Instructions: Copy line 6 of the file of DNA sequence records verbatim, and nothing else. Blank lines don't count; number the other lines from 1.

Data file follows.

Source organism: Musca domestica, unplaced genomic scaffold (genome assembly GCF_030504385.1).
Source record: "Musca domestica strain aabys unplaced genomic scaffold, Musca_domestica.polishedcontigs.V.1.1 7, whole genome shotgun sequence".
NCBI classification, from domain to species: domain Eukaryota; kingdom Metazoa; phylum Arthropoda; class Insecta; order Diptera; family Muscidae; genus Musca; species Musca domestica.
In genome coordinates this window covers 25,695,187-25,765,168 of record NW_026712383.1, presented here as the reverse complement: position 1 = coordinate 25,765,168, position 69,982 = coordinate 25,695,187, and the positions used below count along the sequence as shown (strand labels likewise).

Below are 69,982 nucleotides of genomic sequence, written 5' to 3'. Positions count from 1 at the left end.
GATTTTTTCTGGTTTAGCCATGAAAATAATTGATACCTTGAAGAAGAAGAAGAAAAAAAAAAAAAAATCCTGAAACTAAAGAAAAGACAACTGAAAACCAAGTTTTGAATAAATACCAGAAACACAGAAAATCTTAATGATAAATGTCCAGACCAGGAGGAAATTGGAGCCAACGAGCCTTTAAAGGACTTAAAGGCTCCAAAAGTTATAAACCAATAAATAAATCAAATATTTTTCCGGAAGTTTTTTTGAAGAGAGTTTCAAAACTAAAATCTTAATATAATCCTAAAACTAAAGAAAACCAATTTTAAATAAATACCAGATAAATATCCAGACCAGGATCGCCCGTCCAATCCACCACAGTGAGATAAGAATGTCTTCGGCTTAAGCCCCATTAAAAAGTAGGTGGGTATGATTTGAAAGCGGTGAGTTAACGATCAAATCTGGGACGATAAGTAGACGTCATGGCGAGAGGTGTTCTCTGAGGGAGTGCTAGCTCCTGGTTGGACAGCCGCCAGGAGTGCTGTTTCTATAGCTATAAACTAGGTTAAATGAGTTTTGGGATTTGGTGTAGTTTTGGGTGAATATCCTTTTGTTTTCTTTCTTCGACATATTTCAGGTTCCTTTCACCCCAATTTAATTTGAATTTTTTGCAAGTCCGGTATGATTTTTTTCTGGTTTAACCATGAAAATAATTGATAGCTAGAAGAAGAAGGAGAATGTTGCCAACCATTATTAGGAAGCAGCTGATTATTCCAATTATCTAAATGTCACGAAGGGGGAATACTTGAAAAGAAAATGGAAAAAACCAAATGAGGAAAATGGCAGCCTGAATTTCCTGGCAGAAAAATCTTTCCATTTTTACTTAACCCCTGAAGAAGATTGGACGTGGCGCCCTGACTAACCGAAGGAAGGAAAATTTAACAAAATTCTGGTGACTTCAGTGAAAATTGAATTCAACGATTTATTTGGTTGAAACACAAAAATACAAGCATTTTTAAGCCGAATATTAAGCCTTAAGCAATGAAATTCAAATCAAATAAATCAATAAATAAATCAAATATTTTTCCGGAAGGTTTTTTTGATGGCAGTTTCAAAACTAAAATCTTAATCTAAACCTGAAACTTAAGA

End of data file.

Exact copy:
GATTTTTTCTGGTTTAGCCATGAAAATAATTGATACCTTGAAGAAGAAGAAGAAAAAAAAAAAAAAATCCTGAAACTAAAGAAAAGACAACTGAAAACCAAGTTTTGAATAAATACCAGAAACACAGAAAATCTTAATGATAAATGTCCAGACCAGGAGGAAATTGGAGCCAACGAGCCTTTAAAGGACTTAAAGGCTCCAAAAGTTATAAACCAATAAATAAATCAAATATTTTTCCGGAAGTTTTTTTGAAGAGAGTTTCAAAACTAAAATCTTAATATAATCCTAAAACTAAAGAAAACCAATTTTAAATAAATACCAGATAAATATCCAGACCAGGATCGCCCGTCCAATCCACCACAGTGAGATAAGAATGTCTTCGGCTTAAGCCCCATTAAAAAGTAGGTGGGTATGATTTGAAAGCGGTGAGTTAACGATCAAATCTGGGACGATAAGTAGACGTCATGGCGAGAGGTGTTCTCTGAGGGAGTGCTAGCTCCTGGTTGGACAGCCGCCAGGAGTGCTGTTTCTATAGCTATAAACTAGGTTAAATGAGTTTTGGGATTTGGTGTAGTTTTGGGTGAATATCCTTTTGTTTTCTTTCTTCGACATATTTCAGGTTCCTTTCACCCCAATTTAATTTGAATTTTTTGCAAGTCCGGTATGATTTTTTTCTGGTTTAACCATGAAAATAATTGATAGCTAGAAGAAGAAGGAGAATGTTGCCAACCATTATTAGGAAGCAGCTGATTATTCCAATTATCTAAATGTCACGAAGGGGGAATACTTGAAAAGAAAATGGAAAAAACCAAATGAGGAAAATGGCAGCCTGAATTTCCTGGCAGAAAAATCTTTCCATTTTTACTTAACCCCTGAAGAAGATTGGACGTGGCGCCCTGACTAACCGAAGGAAGGAAAATTTAACAAAATTCTGGTGACTTCAGTGAAAATTGAATTCAACGATTTATTTGGTTGAAACACAAAAATACAAGCATTTTTAAGCCGAATATTAAGCCTTAAGCAATGAAATTCAAATCAAATAAATCAATAAATAAATCAAATATTTTTCCGGAAGGTTTTTTTGATGGCAGTTTCAAAACTAAAATCTTAATCTAAACCTGAAACTTAAGA